Very much like his father, Aaron Easter loved the outdoors.
While his dad specialized in agriculture, Aaron Easter majored in forestry and took a series of jobs that kept him outside.
"That was sort of his first love," said Mike Ellis, professor of animal science and longtime friend of Aaron Easter's father, former UI Chancellor Robert Easter.
Aaron Easter, 31, died Tuesday from injuries suffered in a snowboarding accident Monday at Steamboat Ski Area.
His family said he had moved to Colorado last year to work as a state park ranger for the summer, then returned this winter to work for a Steamboat resort company.
Authorities said other skiers found Mr. Easter along an intermediate trail about 11:30 a.m. Monday. He was unresponsive, and they performed CPR until ski patrol arrived, according to resort spokeswoman Loryn Kasten.
Kasten said Mr. Easter was found in a snow depression, created when snow develops over a wetland area. It was marked as a hazardous area, she said.
The ski patrol took Mr. Easter down the mountain to an ambulance, continuing CPR and advanced life support, Kasten said. He was then taken to Yampa Valley Medical Center in Steamboat and later flown to a Denver hospital, where he died Tuesday morning after his parents and siblings arrived, officials said.
Routt County Coroner Rob Ryg said Mr. Easter died of injuries from the accident but didn't have an exact cause of death Wednesday afternoon.
Ryg said ski officials reported Mr. Easter had gone up in the ski lift around 10:15 a.m. Monday, indicating "it was awhile" between the accident and the time he was found.
No one saw the accident, as he was going down the ski run alone, said Brian Easter, Mr. Easter's brother. When he was found, he wasn't breathing and had no heartbeat, he said.
Robert Easter, a longtime UI animal sciences professor and administrator, served as interim UI chancellor from 2009 through September 2011 and is now interim vice chancellor for research.
He and his wife, Cheryl, flew to Denver on Monday to be with their son.
They have two other children: Brian Easter, athletic director at Centennial High School, and Johanna Robinson, who lives in Mahomet.
Aaron Easter graduated from Mahomet-Seymour High School in 1998, where he'd been a member of the golf team and marching band drumline. He received a bachelor's degree in forestry from Southern Illinois University at Carbondale in 2003. He worked as a golf course superintendent in Indianapolis and Minocqua, Wis., before taking the job in Colorado last summer, Brian Easter said.
He returned to Mahomet in early October to see family and friends before heading back to Steamboat for his most recent job driving a shuttle for Steamboat Resorts, a property management company. He left town right around Thanksgiving, and the family moved up Thanksgiving dinner to the previous weekend so they could all celebrate together.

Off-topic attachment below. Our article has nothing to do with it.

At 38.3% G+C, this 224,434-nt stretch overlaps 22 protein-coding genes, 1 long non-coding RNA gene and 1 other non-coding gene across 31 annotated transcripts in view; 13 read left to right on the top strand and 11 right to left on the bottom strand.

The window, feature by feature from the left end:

"He couldn't make it back home for Christmas," which is peak season for the ski resorts, Brian Easter said.
He said his brother was much like his father, in that they both loved being outdoors, building things and "tinkering with tools."
"Ever since I can remember he seemed to enjoy doing something outside. He was never one of those kids who liked to be inside playing video games or working on a puzzle," Brian Easter said.
But he was also much more "casual and carefree" than his father, he said.
"Aaron didn't really have any reservations about trying stuff," he said.
The two brothers were eight years apart but had grown closer as adults, especially when they both lived in the Chicago suburbs and golfed together regularly.
"That was the one thing he could always beat me at," Brian Easter said.
Ellis described Aaron Easter as a "bright and talented, very respectful young man. He pretty much lived life to the full. It's a sad, sad day."
"You always wonder why these things happen to the best people," added Richard Vogen, who has known Robert Easter since they were gradaute students together.
Vogen, director of planning and resource development for the UI College of Agricultural, Consumer and Environmental Sciences, said the Easters are "devout Christians. They know where their priorities lie. I'm sure that will help them through this."
Aaron Easter was an organ donor, and Brian Easter said that brings the family comfort. He said two young girls will each receive a new kidney.
"We're happy that there are several families that are going to benefit in a very good way," he said.
UI Chancellor Phyllis Wise offered her condolences Wednesday.
"Bob and Cheryl have been members of our Illinois family for so long and have given so generously in so many ways. Even though we respect their privacy during this time of tragedy, we share in their grief and want to help in any way we possibly can," Wise said.
Funeral services have not yet been scheduled.